Northamptonshire’s hidden problem with honour based abuse

In 2018 and 2019 there were 61 incidents of so-called honour based abuse reported to Northants Police but not one led to a prosecution

By Natalie Bloomer

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In 2006, 20-year-old Banaz Mahmood was raped and murdered and her body was buried in a suitcase in Birmingham. Her death had been ordered by her family who believed she had shamed them for leaving an arranged marriage and later starting a relationship with a man they did not approve of. 

Banaz, from London, had been to the police five times prior to her death and even provided a list of the men who were following and abusing her. Despite her warnings, the police failed to protect her.

The case led to national headlines and last year a TV drama of the investigation into her murder aired on ITV. But how much has changed since that case and is enough being done in Northamptonshire to tackle the issue of so-called honour based abuse?

A recent report found that 34 incidents of honour based abuse (which can include female genital mutilation (FGM) and forced marriage) were recorded in Northamptonshire in 2018 and 27 were recorded in 2019. Not a single one of those cases led to any charges. 

The figures have prompted concern from local organisation Creating Equalz, which offers race equality based assessments and delivers domestic abuse training including on FGM and other harmful practices.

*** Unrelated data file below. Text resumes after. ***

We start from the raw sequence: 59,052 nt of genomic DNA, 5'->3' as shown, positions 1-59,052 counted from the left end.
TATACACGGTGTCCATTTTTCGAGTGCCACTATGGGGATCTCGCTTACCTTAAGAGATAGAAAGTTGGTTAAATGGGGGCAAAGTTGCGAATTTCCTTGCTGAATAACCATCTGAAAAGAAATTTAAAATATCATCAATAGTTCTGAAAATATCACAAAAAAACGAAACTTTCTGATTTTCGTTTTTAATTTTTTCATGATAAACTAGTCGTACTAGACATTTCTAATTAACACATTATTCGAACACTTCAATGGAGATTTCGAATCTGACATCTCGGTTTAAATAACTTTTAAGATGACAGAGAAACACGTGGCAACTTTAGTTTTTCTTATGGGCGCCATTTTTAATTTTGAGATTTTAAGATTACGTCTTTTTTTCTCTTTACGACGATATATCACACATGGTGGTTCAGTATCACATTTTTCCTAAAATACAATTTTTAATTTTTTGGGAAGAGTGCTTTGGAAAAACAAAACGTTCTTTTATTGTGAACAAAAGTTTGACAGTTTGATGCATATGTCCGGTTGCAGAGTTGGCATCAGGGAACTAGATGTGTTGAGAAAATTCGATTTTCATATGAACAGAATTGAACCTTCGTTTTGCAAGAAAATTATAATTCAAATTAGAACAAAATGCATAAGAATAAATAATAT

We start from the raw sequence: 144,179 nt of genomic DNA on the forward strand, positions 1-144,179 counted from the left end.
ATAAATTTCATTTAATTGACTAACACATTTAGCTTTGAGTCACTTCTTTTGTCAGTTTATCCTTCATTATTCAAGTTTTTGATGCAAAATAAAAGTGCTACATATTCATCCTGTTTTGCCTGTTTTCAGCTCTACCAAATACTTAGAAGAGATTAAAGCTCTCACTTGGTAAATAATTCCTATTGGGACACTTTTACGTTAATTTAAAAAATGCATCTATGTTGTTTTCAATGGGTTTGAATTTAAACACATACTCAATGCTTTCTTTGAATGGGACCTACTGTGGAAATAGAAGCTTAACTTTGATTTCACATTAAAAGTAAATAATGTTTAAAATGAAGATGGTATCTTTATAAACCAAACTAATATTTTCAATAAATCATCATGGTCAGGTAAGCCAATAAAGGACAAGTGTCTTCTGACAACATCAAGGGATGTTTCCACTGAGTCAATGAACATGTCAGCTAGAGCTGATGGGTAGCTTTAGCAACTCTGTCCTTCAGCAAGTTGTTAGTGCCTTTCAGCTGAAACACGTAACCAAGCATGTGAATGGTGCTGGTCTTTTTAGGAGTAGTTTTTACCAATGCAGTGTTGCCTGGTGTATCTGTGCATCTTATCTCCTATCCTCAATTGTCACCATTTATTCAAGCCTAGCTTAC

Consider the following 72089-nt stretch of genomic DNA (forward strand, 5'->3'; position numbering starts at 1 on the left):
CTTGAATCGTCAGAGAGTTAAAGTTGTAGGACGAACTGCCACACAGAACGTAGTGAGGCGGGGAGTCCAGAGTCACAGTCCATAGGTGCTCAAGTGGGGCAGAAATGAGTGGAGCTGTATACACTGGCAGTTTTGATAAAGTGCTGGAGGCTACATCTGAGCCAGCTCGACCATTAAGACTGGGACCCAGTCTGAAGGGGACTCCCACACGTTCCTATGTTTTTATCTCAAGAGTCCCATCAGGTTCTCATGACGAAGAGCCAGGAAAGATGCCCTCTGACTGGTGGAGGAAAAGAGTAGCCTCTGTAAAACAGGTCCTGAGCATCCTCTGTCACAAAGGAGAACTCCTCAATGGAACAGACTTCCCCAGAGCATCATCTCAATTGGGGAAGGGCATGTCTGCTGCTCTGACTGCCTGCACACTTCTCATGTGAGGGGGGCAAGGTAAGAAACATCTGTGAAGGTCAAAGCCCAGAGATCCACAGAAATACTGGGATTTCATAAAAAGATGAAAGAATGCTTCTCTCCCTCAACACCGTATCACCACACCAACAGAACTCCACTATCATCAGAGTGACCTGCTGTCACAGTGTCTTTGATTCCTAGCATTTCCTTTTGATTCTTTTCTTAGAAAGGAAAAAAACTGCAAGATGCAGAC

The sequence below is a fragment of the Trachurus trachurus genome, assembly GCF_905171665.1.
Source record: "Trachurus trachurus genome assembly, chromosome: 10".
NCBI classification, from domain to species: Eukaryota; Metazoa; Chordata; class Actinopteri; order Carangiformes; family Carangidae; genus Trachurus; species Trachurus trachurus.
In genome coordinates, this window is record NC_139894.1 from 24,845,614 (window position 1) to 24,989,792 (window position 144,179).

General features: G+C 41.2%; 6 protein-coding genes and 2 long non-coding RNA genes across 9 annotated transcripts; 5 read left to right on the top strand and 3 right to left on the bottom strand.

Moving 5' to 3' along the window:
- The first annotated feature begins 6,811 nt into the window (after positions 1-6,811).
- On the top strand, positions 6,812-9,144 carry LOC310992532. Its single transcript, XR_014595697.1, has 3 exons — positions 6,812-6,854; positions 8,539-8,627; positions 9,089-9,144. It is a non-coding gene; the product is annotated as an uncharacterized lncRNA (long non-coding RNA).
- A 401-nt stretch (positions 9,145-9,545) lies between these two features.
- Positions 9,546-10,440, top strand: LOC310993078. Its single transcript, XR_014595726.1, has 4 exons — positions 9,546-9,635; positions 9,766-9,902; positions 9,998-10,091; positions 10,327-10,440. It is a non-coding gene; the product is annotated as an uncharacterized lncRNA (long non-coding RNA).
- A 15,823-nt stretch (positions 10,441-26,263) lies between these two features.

“It’s a real problem when we are seeing incidents being reported in Northamptonshire but still no charges. It’s very concerning that people might not come forward because they don’t think action will be taken,” April Ventour-Griffiths, director at Creating Equalz says. 

In 2016 Northamptonshire Police revealed that more than 250 cases involving honour based abuse were reported in the county over a seven year period. However it is likely the number of actual offences is much higher. 

When publishing national data on honour-based offences for 2019 and 2020, the Home Office said:

“It is recognised that honour based abuse (HBA) tends to be a hidden crime and victims can be reluctant to bring them to the attention of police or other authorities. These data, therefore, are likely to only represent a small proportion of the actual HBA offences committed in 2019 and 2020.”